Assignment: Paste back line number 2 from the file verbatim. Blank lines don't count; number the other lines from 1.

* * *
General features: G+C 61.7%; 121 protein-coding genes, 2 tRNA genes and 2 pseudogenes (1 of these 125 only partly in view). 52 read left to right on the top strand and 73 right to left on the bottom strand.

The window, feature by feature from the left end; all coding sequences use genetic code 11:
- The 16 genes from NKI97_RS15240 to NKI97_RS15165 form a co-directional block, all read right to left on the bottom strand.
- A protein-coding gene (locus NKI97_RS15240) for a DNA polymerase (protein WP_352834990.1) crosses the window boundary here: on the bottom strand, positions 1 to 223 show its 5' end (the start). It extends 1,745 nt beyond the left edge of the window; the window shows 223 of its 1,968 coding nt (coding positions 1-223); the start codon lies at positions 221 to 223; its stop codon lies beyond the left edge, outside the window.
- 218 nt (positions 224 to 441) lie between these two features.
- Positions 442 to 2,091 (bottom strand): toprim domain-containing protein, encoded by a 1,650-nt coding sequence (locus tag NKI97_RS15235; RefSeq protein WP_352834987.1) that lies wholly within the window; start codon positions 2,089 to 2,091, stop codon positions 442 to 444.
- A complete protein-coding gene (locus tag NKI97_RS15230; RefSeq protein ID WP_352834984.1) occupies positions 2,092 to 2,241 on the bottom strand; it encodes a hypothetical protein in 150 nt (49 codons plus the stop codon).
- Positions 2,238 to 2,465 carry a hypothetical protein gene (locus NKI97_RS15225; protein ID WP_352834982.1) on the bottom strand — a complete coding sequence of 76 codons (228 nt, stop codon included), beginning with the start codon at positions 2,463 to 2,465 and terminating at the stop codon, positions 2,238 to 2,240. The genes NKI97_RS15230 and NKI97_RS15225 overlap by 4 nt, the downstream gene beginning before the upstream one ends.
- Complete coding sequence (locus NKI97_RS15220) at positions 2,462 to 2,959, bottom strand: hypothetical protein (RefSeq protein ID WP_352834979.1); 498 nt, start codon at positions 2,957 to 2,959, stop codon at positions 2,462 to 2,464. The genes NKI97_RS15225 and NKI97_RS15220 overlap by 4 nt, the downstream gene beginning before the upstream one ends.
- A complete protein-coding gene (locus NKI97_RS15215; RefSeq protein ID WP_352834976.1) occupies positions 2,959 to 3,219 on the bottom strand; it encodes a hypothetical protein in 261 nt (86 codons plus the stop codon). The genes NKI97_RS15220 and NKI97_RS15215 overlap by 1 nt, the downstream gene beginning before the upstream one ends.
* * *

The window, feature by feature from the left end; all coding sequences use genetic code 11: